CMS Recognizes 8 New CLIA-Waived Tests
Labs will be able to bill Medicare and Medicaid for these new CLIA-waived tests, starting on April 1, 2023.
On Nov. 23, the Centers for Medicare & Medicaid Services (CMS) issued Transmittal 11717 to notify its Medicare Administrative Contractors (MACs) of eight new CLIA-waived complexity tests approved by the FDA that labs will be allowed to bill to Medicare and Medicaid. Labs will be able to bill for these new CLIA-waived tests starting on April 1, 2023. Lab compliance officers should brief their billing staff about the changes to avoid claims denials and ensure proper reimbursement of the newly recognized tests.1
How to Bill & Code for New CLIA-Waived Tests
CLIA regulations require labs to be appropriately certified for each kind of test they perform. MACs use payment systems that edit lab claims at the CLIA certificate level to ensure that Medicare and Medicaid only pay for lab tests categorized as waived complexity under CLIA in facilities with a CLIA certificate of waiver. CLIA-waived tests are those determined by the FDA to be so simple that they involve little risk of error. Even so, labs must have a proper CLIA waiver or certification to bill for them.
Improper billing and coding of waived complexity tests will result in claims denials. Specifically, labs must list the appropriate Healthcare Common Procedure Coding System (HCPCS) code for the test, along with the QW modifier for the test to be recognized as a waived test. CMS uses the QW modifier to indicate both that a test is CLIA-waived and that the reporting lab has a CLIA certificate that allows the lab to perform and report CLIA-waived tests.
Exceptions: There are currently several codes that describe only CLIA-waived tests and thus are exempt from the QW modifier rules. The chart below lists the CLIA-waived tests that don’t require the QW modifier:
Current Non-QW Modifier CLIA-Waived Tests
|Dipstick or tablet reagent urinalysis—non-automated for bilirubin, glucose, hemoglobin, ketone, leukocytes, nitrite, pH, protein, specific gravity, and urobilinogen
|Screening of urine to monitor/diagnose various diseases/conditions, such as diabetes, the state of the kidney or urinary tract, and urinary tract infections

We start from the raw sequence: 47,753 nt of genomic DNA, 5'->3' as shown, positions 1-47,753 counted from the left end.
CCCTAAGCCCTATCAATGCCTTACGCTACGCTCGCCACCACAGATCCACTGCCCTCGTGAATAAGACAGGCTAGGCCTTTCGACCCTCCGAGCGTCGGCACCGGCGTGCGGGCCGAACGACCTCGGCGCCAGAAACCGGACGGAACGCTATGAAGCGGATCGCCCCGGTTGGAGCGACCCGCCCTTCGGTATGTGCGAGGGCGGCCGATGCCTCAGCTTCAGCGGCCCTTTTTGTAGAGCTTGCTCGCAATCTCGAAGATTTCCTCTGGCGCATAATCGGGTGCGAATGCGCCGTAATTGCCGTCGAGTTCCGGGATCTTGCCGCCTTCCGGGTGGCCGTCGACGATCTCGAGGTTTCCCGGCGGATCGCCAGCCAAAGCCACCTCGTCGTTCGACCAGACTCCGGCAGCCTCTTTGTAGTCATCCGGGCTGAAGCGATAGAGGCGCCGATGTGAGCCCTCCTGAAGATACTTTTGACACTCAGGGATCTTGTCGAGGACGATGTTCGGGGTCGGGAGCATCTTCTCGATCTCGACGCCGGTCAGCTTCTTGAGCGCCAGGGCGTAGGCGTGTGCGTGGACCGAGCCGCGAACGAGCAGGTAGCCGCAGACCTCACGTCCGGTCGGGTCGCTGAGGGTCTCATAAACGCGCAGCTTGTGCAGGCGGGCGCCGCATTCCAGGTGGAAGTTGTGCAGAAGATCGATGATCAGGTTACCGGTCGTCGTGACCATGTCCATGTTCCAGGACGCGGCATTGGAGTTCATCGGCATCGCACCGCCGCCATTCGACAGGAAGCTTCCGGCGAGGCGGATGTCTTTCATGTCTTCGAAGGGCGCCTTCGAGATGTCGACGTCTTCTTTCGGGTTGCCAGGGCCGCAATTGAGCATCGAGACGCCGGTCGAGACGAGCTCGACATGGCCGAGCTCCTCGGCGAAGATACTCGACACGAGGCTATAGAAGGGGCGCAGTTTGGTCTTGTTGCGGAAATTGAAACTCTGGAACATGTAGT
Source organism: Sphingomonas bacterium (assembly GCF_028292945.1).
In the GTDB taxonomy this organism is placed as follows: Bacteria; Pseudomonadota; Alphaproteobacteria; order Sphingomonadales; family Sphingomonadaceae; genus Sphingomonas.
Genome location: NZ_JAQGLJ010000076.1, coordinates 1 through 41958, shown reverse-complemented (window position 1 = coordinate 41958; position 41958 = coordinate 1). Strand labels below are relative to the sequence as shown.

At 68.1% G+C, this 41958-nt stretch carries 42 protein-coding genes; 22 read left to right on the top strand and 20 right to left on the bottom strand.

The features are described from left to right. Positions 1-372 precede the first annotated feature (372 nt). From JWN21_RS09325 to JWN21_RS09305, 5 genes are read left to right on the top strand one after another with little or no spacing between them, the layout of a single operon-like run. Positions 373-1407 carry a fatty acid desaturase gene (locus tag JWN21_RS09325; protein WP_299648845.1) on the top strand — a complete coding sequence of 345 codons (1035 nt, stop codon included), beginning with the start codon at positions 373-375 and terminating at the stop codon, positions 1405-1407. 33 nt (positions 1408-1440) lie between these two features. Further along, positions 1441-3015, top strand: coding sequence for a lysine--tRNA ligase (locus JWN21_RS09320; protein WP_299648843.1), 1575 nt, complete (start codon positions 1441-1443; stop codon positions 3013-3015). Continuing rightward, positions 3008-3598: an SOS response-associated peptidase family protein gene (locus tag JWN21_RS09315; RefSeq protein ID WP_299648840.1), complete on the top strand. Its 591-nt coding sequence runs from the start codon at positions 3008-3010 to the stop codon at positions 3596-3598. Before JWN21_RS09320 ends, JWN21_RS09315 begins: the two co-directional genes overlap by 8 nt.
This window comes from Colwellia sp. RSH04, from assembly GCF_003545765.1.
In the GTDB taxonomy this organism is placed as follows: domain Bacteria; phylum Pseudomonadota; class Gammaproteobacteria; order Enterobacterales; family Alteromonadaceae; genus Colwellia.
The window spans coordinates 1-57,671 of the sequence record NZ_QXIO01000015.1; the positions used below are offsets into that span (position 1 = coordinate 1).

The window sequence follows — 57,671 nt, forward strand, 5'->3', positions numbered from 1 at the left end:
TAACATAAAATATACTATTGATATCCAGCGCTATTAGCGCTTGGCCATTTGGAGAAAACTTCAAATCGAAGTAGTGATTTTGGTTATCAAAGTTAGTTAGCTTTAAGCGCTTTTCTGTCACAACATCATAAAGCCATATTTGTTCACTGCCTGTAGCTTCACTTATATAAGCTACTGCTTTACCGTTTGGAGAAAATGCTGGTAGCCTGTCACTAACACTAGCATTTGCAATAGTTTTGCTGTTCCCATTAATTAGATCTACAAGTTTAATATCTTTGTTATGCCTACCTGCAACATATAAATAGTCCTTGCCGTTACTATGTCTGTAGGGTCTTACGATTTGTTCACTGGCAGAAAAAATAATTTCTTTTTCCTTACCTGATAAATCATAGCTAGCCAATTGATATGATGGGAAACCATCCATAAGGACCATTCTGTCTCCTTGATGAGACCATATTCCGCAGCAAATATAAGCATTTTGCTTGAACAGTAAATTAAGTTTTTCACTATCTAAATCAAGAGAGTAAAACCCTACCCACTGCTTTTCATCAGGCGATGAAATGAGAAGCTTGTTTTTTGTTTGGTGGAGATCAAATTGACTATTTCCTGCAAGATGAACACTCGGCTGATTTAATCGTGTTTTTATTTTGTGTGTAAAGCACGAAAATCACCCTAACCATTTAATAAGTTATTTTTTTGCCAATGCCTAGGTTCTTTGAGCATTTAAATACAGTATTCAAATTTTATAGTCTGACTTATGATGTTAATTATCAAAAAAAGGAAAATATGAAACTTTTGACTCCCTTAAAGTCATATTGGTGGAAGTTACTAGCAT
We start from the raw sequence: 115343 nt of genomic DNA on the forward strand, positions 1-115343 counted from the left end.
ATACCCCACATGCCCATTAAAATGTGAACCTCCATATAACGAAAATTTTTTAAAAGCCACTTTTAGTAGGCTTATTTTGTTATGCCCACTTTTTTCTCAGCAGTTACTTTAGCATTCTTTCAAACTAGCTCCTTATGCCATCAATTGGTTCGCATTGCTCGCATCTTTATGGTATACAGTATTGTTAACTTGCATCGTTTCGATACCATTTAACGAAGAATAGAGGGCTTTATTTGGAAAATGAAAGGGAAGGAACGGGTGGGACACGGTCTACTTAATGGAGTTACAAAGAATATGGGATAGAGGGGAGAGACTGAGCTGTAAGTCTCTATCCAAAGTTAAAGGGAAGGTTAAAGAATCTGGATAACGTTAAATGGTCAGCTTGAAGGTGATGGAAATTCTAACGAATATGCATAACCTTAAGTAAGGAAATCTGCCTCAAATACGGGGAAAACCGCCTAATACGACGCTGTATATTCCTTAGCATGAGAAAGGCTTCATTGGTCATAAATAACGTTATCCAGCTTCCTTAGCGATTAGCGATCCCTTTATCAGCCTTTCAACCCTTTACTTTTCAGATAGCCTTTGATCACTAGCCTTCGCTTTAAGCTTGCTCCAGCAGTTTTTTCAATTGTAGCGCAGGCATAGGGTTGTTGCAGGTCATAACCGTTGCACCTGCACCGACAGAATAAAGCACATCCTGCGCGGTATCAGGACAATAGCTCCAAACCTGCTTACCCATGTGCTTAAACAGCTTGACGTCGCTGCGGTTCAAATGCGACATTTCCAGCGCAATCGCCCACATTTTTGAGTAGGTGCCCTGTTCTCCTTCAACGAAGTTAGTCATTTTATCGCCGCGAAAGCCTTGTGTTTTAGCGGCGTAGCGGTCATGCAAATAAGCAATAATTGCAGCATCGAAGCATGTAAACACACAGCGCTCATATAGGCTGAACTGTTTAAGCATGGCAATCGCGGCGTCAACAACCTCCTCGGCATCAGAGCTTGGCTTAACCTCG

|Urine pregnancy tests by visual color comparison
|Diagnosis of pregnancy
(Contact your MAC for claims instructions)
|Fecal occult blood
|Detection of blood in feces from whatever cause, benign or malignant (colorectal cancer screening)
|Blood glucose by glucose monitoring devices cleared by FDA for home use
|Monitoring blood glucose levels
|Hemoglobin by copper sulfate – nonautomated
|Monitoring hemoglobin level in blood
|Ovulation tests by visual color comparison for human luteinizing hormone
|Detection of ovulation (optimal for conception)
|Blood count; spun microhematocrit
|Screen for anemia
|Erythrocyte sedimentation rate – nonautomated
|Nonspecific screening test for inflammatory activity, increased for majority of infections, and most cases of carcinoma and leukemia
Monitoring newly approved CLIA-waived tests is also essential to ensure full Medicare and Medicaid reimbursement if your lab provides those tests to Medicare or Medicaid patients. The eight newly recognized tests, all of which are proprietary products that will require a QW modifier, are listed in the chart below:
Newly Recognized CLIA-Waived Tests
(Listed in chronological order of FDA approval date)
|BioCoach Blood Glucose and Ketone Monitoring System
|STATDIP One Step Drug Test
|STATCup II One Step Drug Test Cup
|Clarity Diagnostics LLC
|Clarity Strep A Rapid Test Strip
|Independent Medical Co-op Inc.
|IMCO Strep A Rapid Test Strip
|Instant Technologies Inc.
|iSCREEN Urine Test Dx Drug Screen Square Cup
|Verséa Holdings Inc.
|Verséa THC One Step Marijuana Test Strip
|Abbott Diagnostics Scarborough Inc.
|NMP22 BladderChek Test (Prescription Home Use) and (Professional Use)
CLIA Number Billing Compliance Pointers
You must list the CLIA number of your lab in Item 23 of the CMS-1500 form or electronic equivalent to avoid having the claim rejected even when billing for a CLIA-waived test. If your lab currently has just one Medicare Part B provider number covering more than one testing site, each of the sites must have a CLIA number and the bill should list the CLIA number of the site where the billed test was actually performed.
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